Travis J. Gould

Assistant Professor of Physics



Carnegie Science Hall, Room 334


Ph.D. and M.S. in Physics, University of Maine, Orono  

B.S. in Physics, Minor in Mathematics, University of Maine, Orono

My research interests are at the interface between optical physics, nanotechnology, and biophysics. More specifically, I am interested in fluorescence microscopy and spectroscopy, diffraction-unlimited microscopy (nanoscopy), adaptive optics, and their application to biological systems.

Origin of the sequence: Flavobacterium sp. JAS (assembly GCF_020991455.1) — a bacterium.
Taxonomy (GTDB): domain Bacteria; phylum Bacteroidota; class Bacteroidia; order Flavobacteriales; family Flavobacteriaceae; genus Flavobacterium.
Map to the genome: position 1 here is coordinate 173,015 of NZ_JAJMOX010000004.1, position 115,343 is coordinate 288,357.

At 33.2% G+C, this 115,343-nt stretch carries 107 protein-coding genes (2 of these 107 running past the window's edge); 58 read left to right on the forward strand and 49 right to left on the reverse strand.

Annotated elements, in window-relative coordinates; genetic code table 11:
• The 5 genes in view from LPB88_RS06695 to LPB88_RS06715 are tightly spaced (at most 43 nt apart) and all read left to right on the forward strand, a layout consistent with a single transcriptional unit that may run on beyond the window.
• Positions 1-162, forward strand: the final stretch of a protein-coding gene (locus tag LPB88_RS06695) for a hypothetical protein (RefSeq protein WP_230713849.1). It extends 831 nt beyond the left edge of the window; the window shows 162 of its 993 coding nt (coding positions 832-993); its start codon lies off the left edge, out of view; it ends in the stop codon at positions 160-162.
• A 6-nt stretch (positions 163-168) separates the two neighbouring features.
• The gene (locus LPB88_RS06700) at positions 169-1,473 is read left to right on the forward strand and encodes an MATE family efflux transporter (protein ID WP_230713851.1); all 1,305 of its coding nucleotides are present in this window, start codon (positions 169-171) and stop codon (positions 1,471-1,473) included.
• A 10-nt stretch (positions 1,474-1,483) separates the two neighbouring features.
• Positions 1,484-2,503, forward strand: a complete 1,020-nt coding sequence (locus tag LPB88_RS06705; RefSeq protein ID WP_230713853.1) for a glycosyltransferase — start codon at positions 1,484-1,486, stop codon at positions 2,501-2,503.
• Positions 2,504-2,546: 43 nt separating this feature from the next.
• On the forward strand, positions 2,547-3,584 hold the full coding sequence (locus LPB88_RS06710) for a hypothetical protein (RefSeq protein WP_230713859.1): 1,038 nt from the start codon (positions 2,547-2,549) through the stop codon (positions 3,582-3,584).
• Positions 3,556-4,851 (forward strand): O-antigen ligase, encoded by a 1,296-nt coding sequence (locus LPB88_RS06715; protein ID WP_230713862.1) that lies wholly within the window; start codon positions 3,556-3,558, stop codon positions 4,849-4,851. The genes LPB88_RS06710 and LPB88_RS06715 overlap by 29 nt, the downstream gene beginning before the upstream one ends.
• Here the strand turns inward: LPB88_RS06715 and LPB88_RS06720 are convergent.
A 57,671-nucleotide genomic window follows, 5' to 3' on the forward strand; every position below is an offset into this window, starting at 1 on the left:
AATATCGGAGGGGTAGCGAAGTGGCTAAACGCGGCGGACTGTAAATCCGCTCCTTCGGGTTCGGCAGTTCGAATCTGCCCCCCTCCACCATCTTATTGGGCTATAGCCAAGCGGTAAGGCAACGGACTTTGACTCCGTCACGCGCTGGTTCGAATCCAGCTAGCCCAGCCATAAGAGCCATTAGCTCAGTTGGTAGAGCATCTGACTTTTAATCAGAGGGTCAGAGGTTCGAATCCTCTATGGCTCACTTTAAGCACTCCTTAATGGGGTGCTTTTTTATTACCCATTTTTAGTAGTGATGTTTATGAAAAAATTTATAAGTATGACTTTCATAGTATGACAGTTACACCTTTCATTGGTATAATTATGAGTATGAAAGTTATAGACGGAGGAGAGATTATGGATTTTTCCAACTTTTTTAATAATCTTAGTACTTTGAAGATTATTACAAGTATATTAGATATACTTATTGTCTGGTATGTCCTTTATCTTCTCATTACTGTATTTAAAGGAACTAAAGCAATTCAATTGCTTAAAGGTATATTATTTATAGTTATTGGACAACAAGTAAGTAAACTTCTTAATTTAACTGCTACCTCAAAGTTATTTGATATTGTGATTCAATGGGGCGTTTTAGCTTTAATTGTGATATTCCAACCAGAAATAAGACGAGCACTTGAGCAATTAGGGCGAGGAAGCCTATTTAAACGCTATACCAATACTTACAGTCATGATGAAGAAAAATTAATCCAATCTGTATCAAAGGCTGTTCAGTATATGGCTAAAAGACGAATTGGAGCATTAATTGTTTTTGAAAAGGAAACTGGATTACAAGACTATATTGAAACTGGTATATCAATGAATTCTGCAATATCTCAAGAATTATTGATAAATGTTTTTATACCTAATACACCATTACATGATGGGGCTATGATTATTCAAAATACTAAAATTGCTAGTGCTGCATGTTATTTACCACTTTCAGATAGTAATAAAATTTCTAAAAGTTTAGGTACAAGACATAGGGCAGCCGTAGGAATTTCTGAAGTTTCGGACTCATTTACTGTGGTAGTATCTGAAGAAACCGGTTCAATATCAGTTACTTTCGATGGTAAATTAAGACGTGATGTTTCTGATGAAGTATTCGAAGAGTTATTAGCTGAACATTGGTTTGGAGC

Fluorescence techniques are invaluable for investigating biological questions. Their non-invasive nature and live-cell compatibility provide an attractive counterpoint to electron microscopy. Unfortunately, the spatial resolution of conventional fluorescence microscopy is limited by diffraction to ~250 nm. The length scales relevant to many biological processes are on the order of tens of nanometers, an order of magnitude smaller than the resolution limit. Therefore, developing novel fluorescence microscopy techniques for biological imaging at the nanometer scale is an exciting field that is growing rapidly.